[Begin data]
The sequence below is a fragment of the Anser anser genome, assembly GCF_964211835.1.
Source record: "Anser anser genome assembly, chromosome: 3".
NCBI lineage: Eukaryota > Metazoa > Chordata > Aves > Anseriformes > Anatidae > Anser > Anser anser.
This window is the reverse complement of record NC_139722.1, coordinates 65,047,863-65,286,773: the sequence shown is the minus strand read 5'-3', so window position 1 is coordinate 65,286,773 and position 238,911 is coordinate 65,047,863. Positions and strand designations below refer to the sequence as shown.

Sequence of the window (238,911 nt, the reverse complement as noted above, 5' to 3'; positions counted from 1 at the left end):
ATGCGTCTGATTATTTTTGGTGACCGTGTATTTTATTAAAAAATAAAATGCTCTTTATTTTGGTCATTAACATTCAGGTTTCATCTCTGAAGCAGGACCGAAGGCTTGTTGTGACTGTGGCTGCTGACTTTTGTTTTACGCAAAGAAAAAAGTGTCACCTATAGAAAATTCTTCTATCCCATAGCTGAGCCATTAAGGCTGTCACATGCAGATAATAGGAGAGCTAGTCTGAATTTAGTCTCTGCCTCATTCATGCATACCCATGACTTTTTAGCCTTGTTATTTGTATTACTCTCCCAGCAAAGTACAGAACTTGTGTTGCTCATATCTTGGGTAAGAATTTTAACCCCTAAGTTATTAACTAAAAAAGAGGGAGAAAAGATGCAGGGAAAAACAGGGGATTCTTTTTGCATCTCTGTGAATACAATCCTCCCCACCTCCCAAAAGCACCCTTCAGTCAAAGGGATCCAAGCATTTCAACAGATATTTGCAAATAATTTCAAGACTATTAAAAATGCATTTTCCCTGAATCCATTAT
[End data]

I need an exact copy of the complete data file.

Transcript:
The sequence below is a fragment of the Anser anser genome, assembly GCF_964211835.1.
Source record: "Anser anser genome assembly, chromosome: 3".
NCBI lineage: Eukaryota > Metazoa > Chordata > Aves > Anseriformes > Anatidae > Anser > Anser anser.
This window is the reverse complement of record NC_139722.1, coordinates 65,047,863-65,286,773: the sequence shown is the minus strand read 5'-3', so window position 1 is coordinate 65,286,773 and position 238,911 is coordinate 65,047,863. Positions and strand designations below refer to the sequence as shown.

Sequence of the window (238,911 nt, the reverse complement as noted above, 5' to 3'; positions counted from 1 at the left end):
ATGCGTCTGATTATTTTTGGTGACCGTGTATTTTATTAAAAAATAAAATGCTCTTTATTTTGGTCATTAACATTCAGGTTTCATCTCTGAAGCAGGACCGAAGGCTTGTTGTGACTGTGGCTGCTGACTTTTGTTTTACGCAAAGAAAAAAGTGTCACCTATAGAAAATTCTTCTATCCCATAGCTGAGCCATTAAGGCTGTCACATGCAGATAATAGGAGAGCTAGTCTGAATTTAGTCTCTGCCTCATTCATGCATACCCATGACTTTTTAGCCTTGTTATTTGTATTACTCTCCCAGCAAAGTACAGAACTTGTGTTGCTCATATCTTGGGTAAGAATTTTAACCCCTAAGTTATTAACTAAAAAAGAGGGAGAAAAGATGCAGGGAAAAACAGGGGATTCTTTTTGCATCTCTGTGAATACAATCCTCCCCACCTCCCAAAAGCACCCTTCAGTCAAAGGGATCCAAGCATTTCAACAGATATTTGCAAATAATTTCAAGACTATTAAAAATGCATTTTCCCTGAATCCATTAT